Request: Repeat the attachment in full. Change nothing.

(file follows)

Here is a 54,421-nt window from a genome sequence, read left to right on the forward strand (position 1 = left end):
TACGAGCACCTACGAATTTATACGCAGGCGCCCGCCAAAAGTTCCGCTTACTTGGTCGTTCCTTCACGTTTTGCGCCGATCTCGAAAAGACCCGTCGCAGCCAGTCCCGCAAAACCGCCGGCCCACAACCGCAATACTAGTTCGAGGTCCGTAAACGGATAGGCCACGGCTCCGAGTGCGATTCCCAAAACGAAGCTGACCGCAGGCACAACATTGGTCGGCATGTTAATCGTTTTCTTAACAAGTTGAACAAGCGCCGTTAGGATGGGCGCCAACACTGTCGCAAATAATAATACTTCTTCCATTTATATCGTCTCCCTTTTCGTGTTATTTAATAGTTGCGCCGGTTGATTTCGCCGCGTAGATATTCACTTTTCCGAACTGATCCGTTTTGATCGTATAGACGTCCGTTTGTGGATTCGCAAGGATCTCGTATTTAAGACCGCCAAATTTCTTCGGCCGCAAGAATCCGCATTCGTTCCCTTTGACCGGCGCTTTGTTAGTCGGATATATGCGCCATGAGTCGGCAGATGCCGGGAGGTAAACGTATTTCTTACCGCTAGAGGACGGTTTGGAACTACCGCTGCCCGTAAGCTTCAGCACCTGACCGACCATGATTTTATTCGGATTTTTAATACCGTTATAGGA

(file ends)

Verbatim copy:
Here is a 54,421-nt window from a genome sequence, read left to right on the forward strand (position 1 = left end):
TACGAGCACCTACGAATTTATACGCAGGCGCCCGCCAAAAGTTCCGCTTACTTGGTCGTTCCTTCACGTTTTGCGCCGATCTCGAAAAGACCCGTCGCAGCCAGTCCCGCAAAACCGCCGGCCCACAACCGCAATACTAGTTCGAGGTCCGTAAACGGATAGGCCACGGCTCCGAGTGCGATTCCCAAAACGAAGCTGACCGCAGGCACAACATTGGTCGGCATGTTAATCGTTTTCTTAACAAGTTGAACAAGCGCCGTTAGGATGGGCGCCAACACTGTCGCAAATAATAATACTTCTTCCATTTATATCGTCTCCCTTTTCGTGTTATTTAATAGTTGCGCCGGTTGATTTCGCCGCGTAGATATTCACTTTTCCGAACTGATCCGTTTTGATCGTATAGACGTCCGTTTGTGGATTCGCAAGGATCTCGTATTTAAGACCGCCAAATTTCTTCGGCCGCAAGAATCCGCATTCGTTCCCTTTGACCGGCGCTTTGTTAGTCGGATATATGCGCCATGAGTCGGCAGATGCCGGGAGGTAAACGTATTTCTTACCGCTAGAGGACGGTTTGGAACTACCGCTGCCCGTAAGCTTCAGCACCTGACCGACCATGATTTTATTCGGATTTTTAATACCGTTATAGGA